L-Glutamine Supplements and Athletic Performance

L-Glutamine may slow muscle breakdown and improve immune function

Sports Supplement L-Glutamine
L-Glutamine.

The sports supplement industry is full of products that claim to give athletes and edge, boost performance and speed up recovery. Because the supplement industry is not highly regulated, it's hard to know what claims are true, and what products will simply drain your wallet.

What Is L-Glutamine?

Glutamine, or L-Glutamine, is a naturally occurring non-essential amino acid that is commonly stored in muscles and released into the bloodstream during times of stress.

It is used by the immune system during times of stress such as physical trauma, burns, starvation, and during prolonged and intense physical exertion, such as long-distance endurance exercise (marathons, triathlons, ultra-distance events) as well as high-intensity strength training workouts. 

When there is a deficiency of glutamine or when the amount of glutamine is drastically reduced during increased stress, the body experiences a suppression of the immune system until glutamine levels are restored through either diet or supplements. For this reason, marathon runners are often at risk of catching colds, flus, and other illness for several days after a competition.

Intense endurance exercise not only depletes glutamine stores but has been linked to a temporary decrease in immune system function and a susceptibility to upper respiratory infections and other illness.

Natural Sources of L-Glutamine

L-Glutamine is most abundant in high-protein foods, such as meat, fish, legumes, and dairy.

Two particularly high vegetable sources are uncooked cabbage and beets. Cooking can destroy glutamine, especially in vegetables. General food sources of glutamine include:

  • Animal sources: such as beef, chicken, pork, fish, eggs, milk, yogurt, and cheese
  • Uncooked plant sources including beans, spinach, peanuts, barley, cabbage and beets.

    L-Glutamine Supplements for Athletes

    Athletes who take glutamine supplements generally do so in order to prevent muscle breakdown and to improve immune system functioning. Several clinical studies have found that oral glutamine may decrease the incidence of illness and infection in endurance athletes or athletes involved extreme training regimens. Research has also found that glutamine supplements can help maintain muscle mass by preventing protein breakdown and improving glycogen synthesis thereby increasing muscle glycogen stores.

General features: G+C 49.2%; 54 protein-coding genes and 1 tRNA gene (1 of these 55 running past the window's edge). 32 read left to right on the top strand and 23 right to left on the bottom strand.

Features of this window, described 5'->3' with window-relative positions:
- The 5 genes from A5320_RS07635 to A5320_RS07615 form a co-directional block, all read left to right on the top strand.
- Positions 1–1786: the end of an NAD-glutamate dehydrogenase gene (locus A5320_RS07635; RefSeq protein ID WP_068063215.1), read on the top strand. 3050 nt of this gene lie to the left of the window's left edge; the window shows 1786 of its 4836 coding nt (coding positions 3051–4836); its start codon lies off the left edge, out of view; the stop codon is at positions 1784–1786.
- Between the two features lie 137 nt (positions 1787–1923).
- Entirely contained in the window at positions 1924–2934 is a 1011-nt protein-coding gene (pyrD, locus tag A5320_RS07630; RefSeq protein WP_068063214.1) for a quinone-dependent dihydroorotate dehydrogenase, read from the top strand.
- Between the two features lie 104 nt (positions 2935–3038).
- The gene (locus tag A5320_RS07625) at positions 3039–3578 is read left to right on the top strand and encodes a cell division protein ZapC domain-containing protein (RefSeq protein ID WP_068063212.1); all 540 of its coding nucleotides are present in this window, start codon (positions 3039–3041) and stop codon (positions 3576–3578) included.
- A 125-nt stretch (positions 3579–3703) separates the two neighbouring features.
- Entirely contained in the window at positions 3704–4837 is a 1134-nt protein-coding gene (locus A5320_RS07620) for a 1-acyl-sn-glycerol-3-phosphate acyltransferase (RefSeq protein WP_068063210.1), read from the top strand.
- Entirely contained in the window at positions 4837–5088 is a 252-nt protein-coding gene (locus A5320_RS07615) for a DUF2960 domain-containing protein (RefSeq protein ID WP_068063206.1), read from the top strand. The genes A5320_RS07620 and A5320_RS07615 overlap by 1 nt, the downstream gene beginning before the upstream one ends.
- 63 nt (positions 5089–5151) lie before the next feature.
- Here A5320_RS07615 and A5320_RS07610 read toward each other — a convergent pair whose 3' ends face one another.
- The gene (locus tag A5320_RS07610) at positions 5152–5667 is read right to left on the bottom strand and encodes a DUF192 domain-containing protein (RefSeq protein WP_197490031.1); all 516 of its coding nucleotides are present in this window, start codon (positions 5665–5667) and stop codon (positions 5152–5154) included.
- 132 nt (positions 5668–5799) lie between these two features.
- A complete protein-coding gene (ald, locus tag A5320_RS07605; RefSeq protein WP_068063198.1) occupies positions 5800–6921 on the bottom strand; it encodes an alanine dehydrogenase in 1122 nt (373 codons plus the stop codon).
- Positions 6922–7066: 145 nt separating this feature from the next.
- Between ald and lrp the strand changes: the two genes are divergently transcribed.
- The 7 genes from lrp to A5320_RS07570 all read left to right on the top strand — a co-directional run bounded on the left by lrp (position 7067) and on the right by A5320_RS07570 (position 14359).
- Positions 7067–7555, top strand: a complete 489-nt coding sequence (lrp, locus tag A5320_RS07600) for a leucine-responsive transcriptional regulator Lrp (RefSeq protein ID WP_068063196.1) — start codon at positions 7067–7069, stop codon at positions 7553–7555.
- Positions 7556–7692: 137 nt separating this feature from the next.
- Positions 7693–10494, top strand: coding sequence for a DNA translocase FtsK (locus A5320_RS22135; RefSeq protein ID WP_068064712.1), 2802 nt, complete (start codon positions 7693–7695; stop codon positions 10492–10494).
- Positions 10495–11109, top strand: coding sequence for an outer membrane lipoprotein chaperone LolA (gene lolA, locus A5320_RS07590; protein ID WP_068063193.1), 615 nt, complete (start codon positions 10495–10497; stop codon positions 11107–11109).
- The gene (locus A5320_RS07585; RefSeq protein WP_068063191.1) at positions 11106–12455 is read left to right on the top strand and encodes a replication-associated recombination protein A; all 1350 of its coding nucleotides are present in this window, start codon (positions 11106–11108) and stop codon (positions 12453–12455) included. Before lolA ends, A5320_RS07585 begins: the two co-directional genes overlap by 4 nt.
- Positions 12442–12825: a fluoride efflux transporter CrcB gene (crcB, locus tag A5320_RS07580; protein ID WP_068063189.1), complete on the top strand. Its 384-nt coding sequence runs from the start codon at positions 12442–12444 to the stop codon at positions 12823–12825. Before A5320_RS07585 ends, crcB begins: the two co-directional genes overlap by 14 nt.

L-Glutamine is a classified as a nutritional supplement and is not banned by any sports organizations. It can be found in most health food stores in the form of gels or tablets and is often an ingredient in many commercial protein powders. Due to the limited research, there are no established guidelines for doses, but our Bodybuilding Expert recommends starting at 3 to 5 grams per day.

    While the current research of glutamine on immune system function and muscle building is encouraging, it’s still hard to determine the benefit of supplements in otherwise healthy individuals who get adequate nutrients in their diet.

    Bottom Line

    Most athletes probably don't need to take L-Glutamine supplements. If you eat a healthy, varied diet, and you exercise at a moderate level, it's likely that your body will supply all the right amino acids to keep you going, and keep you healthy. If you train hard and your diet is lacking proper nutrition, perhaps the supplements can provide a benefit.

    The evidence linking Glutamine supplementation with  performance or strength enhancement is very, very slim. However, if you are an endurance athlete, or train to exhaustion day after day (such as in multi-day competitions or ultra-distance events), there is evidence that L-Glutamine supplementation may aid endurance and most importantly, it may reduce your risk of illness, and improve recovery after extreme training and competition.

    If you are considering using L-Glutamine supplement, it's smart to consult with a sports nutrition expert first, to evaluate your diet. And then, if you use them, seek out a reputable source. 

    Source

    Vitamins & health supplements. Glutamine

    Bowtell JL, Gelly K, Jackman ML, Patel A, Simeoni M, Rennie MJ (1999). Effect of oral glutamine on whole body carbohydrate storage during recovery from exhaustive exercise. Journal of Applied Physiology 86:1770-1777.

    Castell LM, Poortmans JR and Newsholme EA (1996). Does glutamine have a role in reducing infections in athletes? European Journal of Applied Physiology 73: 488-490.

    Nieman DC and Pedersen BK (editors) (2000). Nutrition and Exercise Immunology. Boca Raton FL: CRC Press.

    Rowbottom, DG, Keast D and Morton AR (1996). The emerging role of glutamine as an indicator of exercise stress and overtraining. Sports Medicine. 21.2:80-97.

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